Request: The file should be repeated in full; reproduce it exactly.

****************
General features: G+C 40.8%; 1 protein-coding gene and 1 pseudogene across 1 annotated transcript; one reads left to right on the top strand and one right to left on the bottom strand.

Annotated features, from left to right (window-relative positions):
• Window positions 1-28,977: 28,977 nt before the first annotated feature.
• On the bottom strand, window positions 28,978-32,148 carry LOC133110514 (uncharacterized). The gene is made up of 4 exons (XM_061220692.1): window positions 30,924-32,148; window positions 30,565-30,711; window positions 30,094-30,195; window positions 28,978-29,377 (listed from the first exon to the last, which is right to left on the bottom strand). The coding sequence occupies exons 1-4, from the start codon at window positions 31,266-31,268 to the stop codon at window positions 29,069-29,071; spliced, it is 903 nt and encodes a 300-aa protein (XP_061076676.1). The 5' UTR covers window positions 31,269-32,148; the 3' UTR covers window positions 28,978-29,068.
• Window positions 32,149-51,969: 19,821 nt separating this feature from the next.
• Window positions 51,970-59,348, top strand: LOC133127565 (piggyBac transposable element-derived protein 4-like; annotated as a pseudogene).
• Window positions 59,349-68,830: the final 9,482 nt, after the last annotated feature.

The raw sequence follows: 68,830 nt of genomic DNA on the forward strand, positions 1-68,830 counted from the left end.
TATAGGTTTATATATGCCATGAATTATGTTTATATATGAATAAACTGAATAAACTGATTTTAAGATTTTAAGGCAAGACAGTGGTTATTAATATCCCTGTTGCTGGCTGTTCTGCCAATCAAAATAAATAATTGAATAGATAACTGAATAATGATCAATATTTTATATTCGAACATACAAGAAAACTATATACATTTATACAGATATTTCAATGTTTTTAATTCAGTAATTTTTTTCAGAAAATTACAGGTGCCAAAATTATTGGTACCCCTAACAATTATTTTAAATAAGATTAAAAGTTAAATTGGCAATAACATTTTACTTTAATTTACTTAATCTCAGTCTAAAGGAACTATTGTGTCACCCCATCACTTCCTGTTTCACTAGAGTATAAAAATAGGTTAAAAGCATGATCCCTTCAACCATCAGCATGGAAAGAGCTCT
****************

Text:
General features: G+C 40.8%; 1 protein-coding gene and 1 pseudogene across 1 annotated transcript; one reads left to right on the top strand and one right to left on the bottom strand.

Annotated features, from left to right (window-relative positions):
• Window positions 1-28,977: 28,977 nt before the first annotated feature.
• On the bottom strand, window positions 28,978-32,148 carry LOC133110514 (uncharacterized). The gene is made up of 4 exons (XM_061220692.1): window positions 30,924-32,148; window positions 30,565-30,711; window positions 30,094-30,195; window positions 28,978-29,377 (listed from the first exon to the last, which is right to left on the bottom strand). The coding sequence occupies exons 1-4, from the start codon at window positions 31,266-31,268 to the stop codon at window positions 29,069-29,071; spliced, it is 903 nt and encodes a 300-aa protein (XP_061076676.1). The 5' UTR covers window positions 31,269-32,148; the 3' UTR covers window positions 28,978-29,068.
• Window positions 32,149-51,969: 19,821 nt separating this feature from the next.
• Window positions 51,970-59,348, top strand: LOC133127565 (piggyBac transposable element-derived protein 4-like; annotated as a pseudogene).
• Window positions 59,349-68,830: the final 9,482 nt, after the last annotated feature.

The raw sequence follows: 68,830 nt of genomic DNA on the forward strand, positions 1-68,830 counted from the left end.
TATAGGTTTATATATGCCATGAATTATGTTTATATATGAATAAACTGAATAAACTGATTTTAAGATTTTAAGGCAAGACAGTGGTTATTAATATCCCTGTTGCTGGCTGTTCTGCCAATCAAAATAAATAATTGAATAGATAACTGAATAATGATCAATATTTTATATTCGAACATACAAGAAAACTATATACATTTATACAGATATTTCAATGTTTTTAATTCAGTAATTTTTTTCAGAAAATTACAGGTGCCAAAATTATTGGTACCCCTAACAATTATTTTAAATAAGATTAAAAGTTAAATTGGCAATAACATTTTACTTTAATTTACTTAATCTCAGTCTAAAGGAACTATTGTGTCACCCCATCACTTCCTGTTTCACTAGAGTATAAAAATAGGTTAAAAGCATGATCCCTTCAACCATCAGCATGGAAAGAGCTCT